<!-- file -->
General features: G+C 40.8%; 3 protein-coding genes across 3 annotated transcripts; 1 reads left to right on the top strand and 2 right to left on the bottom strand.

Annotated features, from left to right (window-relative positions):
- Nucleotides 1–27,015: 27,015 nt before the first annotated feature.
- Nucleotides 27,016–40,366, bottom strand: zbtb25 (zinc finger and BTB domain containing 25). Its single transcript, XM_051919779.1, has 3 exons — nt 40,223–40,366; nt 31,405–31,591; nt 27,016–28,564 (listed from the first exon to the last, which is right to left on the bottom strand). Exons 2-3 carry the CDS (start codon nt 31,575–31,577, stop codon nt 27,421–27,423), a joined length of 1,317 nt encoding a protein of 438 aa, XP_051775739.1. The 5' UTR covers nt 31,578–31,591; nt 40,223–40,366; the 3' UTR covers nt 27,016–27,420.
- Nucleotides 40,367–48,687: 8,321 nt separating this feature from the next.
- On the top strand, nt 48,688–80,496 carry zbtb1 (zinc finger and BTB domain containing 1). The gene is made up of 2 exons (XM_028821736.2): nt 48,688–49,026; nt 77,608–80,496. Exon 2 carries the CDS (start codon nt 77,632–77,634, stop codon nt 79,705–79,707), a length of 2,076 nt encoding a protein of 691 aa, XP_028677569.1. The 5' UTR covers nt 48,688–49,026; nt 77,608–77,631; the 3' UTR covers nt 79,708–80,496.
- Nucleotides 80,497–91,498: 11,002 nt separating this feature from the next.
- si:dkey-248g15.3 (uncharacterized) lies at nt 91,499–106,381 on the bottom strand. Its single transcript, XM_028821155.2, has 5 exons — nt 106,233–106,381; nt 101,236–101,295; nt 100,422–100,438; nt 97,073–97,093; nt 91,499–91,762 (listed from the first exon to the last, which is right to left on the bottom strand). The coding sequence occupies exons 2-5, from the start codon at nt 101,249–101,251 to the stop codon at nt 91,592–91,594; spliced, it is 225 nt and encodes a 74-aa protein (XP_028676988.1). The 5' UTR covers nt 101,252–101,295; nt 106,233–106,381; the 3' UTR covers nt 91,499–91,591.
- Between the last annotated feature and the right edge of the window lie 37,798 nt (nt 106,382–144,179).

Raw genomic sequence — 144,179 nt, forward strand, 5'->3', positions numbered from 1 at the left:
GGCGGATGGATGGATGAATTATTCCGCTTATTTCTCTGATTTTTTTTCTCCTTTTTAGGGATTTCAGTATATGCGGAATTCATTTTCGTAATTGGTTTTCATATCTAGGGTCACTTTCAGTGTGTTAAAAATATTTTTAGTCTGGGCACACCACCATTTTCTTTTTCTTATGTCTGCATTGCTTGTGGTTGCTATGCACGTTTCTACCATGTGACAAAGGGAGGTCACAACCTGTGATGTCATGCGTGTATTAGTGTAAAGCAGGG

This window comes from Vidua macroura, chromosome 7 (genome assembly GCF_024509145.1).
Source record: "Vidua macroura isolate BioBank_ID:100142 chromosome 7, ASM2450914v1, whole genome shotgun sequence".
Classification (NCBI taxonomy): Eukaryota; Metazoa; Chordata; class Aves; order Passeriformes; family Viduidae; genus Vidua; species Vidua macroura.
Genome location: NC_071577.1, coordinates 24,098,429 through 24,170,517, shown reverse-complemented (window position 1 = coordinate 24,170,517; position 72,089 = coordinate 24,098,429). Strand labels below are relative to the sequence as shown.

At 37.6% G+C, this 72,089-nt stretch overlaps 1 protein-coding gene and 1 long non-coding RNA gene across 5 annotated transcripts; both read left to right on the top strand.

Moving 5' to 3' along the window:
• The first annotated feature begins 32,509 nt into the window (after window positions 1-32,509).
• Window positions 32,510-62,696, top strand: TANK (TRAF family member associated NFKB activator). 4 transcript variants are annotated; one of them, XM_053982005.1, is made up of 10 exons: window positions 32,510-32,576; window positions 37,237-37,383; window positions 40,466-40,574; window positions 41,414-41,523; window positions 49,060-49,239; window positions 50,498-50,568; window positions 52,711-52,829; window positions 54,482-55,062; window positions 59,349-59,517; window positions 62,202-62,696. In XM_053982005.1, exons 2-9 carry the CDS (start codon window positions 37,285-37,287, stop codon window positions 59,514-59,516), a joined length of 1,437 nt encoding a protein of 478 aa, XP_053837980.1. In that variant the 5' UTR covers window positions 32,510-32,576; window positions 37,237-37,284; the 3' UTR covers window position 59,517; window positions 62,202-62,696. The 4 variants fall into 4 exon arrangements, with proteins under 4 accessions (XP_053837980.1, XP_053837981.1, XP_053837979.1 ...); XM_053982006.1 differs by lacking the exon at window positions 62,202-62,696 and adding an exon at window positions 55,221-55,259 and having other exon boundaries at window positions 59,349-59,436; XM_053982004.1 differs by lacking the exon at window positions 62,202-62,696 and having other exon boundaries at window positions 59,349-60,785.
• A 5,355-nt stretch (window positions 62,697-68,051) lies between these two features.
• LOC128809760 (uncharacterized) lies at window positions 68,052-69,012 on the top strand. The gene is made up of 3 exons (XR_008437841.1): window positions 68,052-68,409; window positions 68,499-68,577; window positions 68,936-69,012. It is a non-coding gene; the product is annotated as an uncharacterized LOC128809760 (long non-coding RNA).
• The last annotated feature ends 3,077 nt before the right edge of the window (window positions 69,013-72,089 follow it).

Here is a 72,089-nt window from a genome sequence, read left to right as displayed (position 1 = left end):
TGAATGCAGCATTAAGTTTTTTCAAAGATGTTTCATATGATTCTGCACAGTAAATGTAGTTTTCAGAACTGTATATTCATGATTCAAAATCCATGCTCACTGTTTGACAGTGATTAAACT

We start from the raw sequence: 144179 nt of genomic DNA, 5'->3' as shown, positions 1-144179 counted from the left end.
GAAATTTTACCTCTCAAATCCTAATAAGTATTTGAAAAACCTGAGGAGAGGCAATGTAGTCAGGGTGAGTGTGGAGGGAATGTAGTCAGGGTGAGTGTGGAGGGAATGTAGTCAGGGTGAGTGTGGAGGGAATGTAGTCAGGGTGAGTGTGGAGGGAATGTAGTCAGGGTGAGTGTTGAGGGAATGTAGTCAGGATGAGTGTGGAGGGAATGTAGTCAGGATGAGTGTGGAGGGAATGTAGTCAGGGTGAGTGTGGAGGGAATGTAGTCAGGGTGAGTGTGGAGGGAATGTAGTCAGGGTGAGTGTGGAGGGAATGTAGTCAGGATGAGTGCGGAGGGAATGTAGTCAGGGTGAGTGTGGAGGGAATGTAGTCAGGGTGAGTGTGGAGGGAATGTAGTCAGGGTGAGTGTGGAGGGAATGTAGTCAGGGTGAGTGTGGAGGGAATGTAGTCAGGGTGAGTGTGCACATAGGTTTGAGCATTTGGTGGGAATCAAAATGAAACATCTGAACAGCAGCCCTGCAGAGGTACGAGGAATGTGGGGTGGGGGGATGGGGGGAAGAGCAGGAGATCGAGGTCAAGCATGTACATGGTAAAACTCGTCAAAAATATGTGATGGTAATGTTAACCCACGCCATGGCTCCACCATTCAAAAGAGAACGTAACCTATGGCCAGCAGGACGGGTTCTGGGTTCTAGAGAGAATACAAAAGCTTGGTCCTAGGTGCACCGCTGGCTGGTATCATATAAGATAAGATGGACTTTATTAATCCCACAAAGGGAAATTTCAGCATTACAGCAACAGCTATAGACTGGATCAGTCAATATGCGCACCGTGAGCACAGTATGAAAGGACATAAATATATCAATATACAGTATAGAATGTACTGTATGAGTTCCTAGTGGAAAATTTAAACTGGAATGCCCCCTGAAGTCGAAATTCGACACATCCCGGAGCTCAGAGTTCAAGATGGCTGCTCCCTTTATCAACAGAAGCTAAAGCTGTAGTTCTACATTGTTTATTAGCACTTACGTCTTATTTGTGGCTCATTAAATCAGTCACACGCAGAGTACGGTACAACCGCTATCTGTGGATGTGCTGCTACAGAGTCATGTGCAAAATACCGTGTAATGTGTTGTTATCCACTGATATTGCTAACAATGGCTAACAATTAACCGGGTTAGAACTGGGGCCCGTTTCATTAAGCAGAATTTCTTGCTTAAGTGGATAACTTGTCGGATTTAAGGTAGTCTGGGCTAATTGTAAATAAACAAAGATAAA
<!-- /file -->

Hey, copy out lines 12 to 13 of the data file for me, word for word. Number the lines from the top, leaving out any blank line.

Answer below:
This window comes from Vidua macroura, chromosome 7 (genome assembly GCF_024509145.1).
Source record: "Vidua macroura isolate BioBank_ID:100142 chromosome 7, ASM2450914v1, whole genome shotgun sequence".